Even Brian Harman himself may not have dared imagine he would win The 151st Open by such an emphatic margin.
Harman produced a performance for the ages at Royal Liverpool, storming into a five-shot lead through 36 holes before demonstrating admirable focus to retain his dominant position and finish six shots clear of his nearest rivals.
Only Tiger Woods and Louis Oosthuizen have won The Open by more strokes since 1913.
However, while the manner of Harman’s victory perhaps came as a surprise to many, nobody should be shocked that the left-hander was able to triumph in golf’s original Championship.
Hindsight is always 20/20 vision, but there were several signs that Harman was primed to deliver at Hoylake.
Embracing the challenge of links golf is a must for any would-be Champion Golfer.
After an impressive T26 finish on his Open debut at Hoylake in 2014, Harman suffered frustration as he missed the cut in his next four appearances at the Championship.
However, in 2021 and 2022 he provided hints of what he was capable of.
He sat second after round one of The 149th Open at Royal St George’s, having begun with a five-under 65.
Although he slipped out of contention on that occasion, Harman went on to produce a more sustained run of form at St Andrews the following year, after a disappointing opening 73 with scores of 68, 68 and 66 to finish tied-sixth. Only eventual Champion Cameron Smith recorded a better score over the final 54 holes.
“I love the golf over here,” said Harman. “I was really excited [whenever I came over]… and I couldn't figure out why I wasn't playing well.
“I missed those four cuts, I think I missed all of them by one. I played some okay golf, so it wasn't like I was over here hacking it to pieces, I just couldn't quite get comfortable, and I felt like maybe I rushed through it too much.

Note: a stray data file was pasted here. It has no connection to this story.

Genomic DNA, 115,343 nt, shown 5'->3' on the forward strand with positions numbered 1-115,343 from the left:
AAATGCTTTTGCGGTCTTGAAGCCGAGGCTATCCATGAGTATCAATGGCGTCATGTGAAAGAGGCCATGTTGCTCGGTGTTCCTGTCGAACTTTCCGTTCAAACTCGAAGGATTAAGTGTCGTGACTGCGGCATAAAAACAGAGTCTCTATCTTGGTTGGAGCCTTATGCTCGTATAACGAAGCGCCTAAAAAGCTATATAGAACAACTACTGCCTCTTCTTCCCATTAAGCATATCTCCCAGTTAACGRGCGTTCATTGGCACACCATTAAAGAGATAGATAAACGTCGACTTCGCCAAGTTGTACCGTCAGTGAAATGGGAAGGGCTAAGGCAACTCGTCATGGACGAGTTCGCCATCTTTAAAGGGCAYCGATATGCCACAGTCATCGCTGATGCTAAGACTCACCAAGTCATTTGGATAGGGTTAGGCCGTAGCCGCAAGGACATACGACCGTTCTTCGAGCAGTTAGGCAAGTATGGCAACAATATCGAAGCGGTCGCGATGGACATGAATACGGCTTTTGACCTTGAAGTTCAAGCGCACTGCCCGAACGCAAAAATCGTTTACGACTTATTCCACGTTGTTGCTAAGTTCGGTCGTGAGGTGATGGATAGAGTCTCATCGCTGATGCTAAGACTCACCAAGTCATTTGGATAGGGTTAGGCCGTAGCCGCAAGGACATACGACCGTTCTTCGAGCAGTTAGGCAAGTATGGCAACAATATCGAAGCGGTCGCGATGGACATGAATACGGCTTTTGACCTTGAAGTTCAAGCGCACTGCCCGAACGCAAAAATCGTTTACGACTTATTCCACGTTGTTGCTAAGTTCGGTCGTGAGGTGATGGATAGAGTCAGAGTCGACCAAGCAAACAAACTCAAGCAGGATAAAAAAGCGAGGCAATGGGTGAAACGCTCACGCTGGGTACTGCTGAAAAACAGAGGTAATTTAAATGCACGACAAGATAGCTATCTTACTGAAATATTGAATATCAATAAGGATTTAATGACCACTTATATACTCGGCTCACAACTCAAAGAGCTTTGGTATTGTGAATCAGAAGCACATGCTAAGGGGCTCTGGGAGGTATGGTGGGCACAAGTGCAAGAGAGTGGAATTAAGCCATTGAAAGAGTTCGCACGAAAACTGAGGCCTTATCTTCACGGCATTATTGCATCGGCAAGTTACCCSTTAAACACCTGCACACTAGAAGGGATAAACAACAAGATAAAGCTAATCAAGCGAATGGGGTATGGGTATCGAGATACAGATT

Then the last couple years I had some good finishes and just kind of felt like, all right, now at least I feel like I love the golf and I'm playing decently over here. I was excited to come back here this year.”
Harman’s improving results at The Open follow a similar trend to his position in the Official World Golf Ranking (OWGR), which has been moving in the right direction for the past four years.
A disappointing 2019 saw Harman end the year at 123rd in the rankings. However, he was 91st by the end of 2020, 61st by the final week of 2021 and 24th when 2022 drew to a close.
Harman’s consistent form yielded eight top-10 finishes last year, including back-to-back runner-up placings in the World Wide Technology Championship at Mayakoba and The RSM Classic.
He had also displayed plenty of strong form in the weeks leading up to The 151st Open, finishing second again at the Travelers Championship, tied-ninth in the Rocket Mortgage Classic and tied-12th at the Genesis Scottish Open in his three most recent starts prior to arriving at Hoylake.
Victory at Royal Liverpool saw him climb to a new career-high position of 10th in the OWGR. He then moved up another spot this week, swapping places with Matt Fitzpatrick.
Harman may not have contended frequently in majors prior to The 151st Open, but one experience surely came in very useful as he dealt with the pressure of holding the lead throughout the weekend.
The Georgia native held a one-shot lead through 54 holes in the 2017 US Open at Erin Hills and went on to give a good account of himself on Championship Sunday, closing with a level-par 72.
It was not enough to secure a maiden major victory as Brooks Koepka finished with a superb 67 to claim the title, but Harman could take considerable confidence from sharing second and producing a solid performance under huge pressure in the final round.
Crucially, he was also able to lean on the experience when he hit the front at Hoylake.
“I think when I held the 54-hole lead at the US Open, I probably just thought about it too much,” said Harman after his second-round 65 on Friday.
“I just didn’t focus on getting sleep and eating right, so that would be my focus this weekend.”
After securing the Claret Jug in style, Harman confirmed paying attention to sleep had paid off.
“It was a tough last three days, it really was,” he explained. “Being able to get some sleep was big last night.”